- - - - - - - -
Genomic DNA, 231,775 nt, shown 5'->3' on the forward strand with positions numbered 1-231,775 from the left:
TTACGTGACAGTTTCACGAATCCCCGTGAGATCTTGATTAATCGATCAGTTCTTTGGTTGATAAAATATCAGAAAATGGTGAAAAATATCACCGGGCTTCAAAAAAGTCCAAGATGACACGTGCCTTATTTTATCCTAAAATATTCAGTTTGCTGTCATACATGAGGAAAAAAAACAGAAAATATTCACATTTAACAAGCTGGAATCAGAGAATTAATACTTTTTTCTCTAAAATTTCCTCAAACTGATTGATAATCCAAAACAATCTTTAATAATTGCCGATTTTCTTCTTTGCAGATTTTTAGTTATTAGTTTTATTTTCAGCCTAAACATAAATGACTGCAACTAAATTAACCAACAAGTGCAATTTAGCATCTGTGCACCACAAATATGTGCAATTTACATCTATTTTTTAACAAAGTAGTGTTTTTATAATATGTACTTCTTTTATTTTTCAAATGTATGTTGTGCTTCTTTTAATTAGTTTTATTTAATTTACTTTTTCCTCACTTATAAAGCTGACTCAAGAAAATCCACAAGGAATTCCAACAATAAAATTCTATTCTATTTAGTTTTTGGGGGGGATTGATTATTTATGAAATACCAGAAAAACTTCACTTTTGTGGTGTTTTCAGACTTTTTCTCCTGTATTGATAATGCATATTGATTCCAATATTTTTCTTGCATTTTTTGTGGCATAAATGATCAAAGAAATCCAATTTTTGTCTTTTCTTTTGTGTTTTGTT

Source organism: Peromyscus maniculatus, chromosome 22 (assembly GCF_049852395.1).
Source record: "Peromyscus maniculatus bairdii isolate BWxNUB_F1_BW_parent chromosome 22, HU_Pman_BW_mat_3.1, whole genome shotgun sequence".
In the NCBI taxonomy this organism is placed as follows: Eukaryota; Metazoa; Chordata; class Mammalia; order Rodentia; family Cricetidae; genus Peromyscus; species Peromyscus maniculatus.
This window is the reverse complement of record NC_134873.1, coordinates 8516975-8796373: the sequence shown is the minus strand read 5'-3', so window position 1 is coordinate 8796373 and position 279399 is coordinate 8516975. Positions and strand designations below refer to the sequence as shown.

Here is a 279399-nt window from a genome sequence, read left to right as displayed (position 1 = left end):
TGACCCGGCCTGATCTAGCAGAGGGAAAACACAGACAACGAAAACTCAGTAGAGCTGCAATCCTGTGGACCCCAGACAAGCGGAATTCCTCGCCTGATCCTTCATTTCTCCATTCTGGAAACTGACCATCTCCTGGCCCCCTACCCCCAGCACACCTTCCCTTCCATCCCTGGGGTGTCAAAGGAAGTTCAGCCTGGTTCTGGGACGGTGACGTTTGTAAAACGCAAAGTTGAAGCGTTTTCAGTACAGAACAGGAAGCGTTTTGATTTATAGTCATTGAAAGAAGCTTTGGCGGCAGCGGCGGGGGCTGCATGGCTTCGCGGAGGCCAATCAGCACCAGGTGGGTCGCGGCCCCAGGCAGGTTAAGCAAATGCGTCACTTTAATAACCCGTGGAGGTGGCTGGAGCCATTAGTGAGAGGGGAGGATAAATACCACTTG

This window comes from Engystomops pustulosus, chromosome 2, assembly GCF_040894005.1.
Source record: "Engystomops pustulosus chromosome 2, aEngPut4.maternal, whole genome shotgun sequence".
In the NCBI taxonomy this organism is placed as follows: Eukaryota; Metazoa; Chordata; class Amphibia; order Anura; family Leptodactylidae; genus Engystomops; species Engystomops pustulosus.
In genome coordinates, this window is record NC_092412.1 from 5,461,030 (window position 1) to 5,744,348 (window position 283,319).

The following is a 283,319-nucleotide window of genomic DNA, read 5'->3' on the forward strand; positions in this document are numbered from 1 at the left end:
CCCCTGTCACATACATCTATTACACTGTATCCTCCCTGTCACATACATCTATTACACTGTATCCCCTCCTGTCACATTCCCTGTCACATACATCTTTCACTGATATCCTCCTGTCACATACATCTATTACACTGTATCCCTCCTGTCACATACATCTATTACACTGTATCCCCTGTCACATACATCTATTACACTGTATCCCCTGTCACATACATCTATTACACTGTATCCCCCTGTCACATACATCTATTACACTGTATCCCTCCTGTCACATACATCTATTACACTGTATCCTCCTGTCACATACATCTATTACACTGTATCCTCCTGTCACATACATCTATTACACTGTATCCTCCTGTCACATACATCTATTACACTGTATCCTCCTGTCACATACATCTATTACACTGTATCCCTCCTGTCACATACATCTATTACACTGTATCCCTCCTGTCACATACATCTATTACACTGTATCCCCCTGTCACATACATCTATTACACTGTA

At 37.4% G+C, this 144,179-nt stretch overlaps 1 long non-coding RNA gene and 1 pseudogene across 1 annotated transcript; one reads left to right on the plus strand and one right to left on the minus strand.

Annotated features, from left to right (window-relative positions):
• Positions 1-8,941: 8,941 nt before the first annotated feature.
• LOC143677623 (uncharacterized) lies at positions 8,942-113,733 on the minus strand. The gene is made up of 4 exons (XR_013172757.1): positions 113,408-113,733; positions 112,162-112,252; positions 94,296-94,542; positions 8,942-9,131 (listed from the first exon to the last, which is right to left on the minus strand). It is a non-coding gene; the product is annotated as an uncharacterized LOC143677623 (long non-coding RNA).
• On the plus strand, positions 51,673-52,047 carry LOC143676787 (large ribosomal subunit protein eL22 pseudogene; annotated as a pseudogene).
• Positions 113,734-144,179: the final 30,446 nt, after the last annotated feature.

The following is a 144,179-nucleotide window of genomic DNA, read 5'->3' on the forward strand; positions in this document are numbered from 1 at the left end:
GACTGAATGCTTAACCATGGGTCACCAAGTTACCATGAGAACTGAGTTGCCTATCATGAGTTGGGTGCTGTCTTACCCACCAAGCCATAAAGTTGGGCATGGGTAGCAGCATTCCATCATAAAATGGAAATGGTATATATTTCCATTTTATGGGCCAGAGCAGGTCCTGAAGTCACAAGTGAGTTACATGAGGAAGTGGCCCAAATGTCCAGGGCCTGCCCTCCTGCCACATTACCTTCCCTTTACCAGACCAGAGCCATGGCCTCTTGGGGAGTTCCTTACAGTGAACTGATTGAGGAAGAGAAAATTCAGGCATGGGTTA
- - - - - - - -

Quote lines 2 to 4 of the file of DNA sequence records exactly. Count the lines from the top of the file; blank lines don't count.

TTACGTGACAGTTTCACGAATCCCCGTGAGATCTTGATTAATCGATCAGTTCTTTGGTTGATAAAATATCAGAAAATGGTGAAAAATATCACCGGGCTTCAAAAAAGTCCAAGATGACACGTGCCTTATTTTATCCTAAAATATTCAGTTTGCTGTCATACATGAGGAAAAAAAACAGAAAATATTCACATTTAACAAGCTGGAATCAGAGAATTAATACTTTTTTCTCTAAAATTTCCTCAAACTGATTGATAATCCAAAACAATCTTTAATAATTGCCGATTTTCTTCTTTGCAGATTTTTAGTTATTAGTTTTATTTTCAGCCTAAACATAAATGACTGCAACTAAATTAACCAACAAGTGCAATTTAGCATCTGTGCACCACAAATATGTGCAATTTACATCTATTTTTTAACAAAGTAGTGTTTTTATAATATGTACTTCTTTTATTTTTCAAATGTATGTTGTGCTTCTTTTAATTAGTTTTATTTAATTTACTTTTTCCTCACTTATAAAGCTGACTCAAGAAAATCCACAAGGAATTCCAACAATAAAATTCTATTCTATTTAGTTTTTGGGGGGGATTGATTATTTATGAAATACCAGAAAAACTTCACTTTTGTGGTGTTTTCAGACTTTTTCTCCTGTATTGATAATGCATATTGATTCCAATATTTTTCTTGCATTTTTTGTGGCATAAATGATCAAAGAAATCCAATTTTTGTCTTTTCTTTTGTGTTTTGTT

Source organism: Peromyscus maniculatus, chromosome 22 (assembly GCF_049852395.1).
Source record: "Peromyscus maniculatus bairdii isolate BWxNUB_F1_BW_parent chromosome 22, HU_Pman_BW_mat_3.1, whole genome shotgun sequence".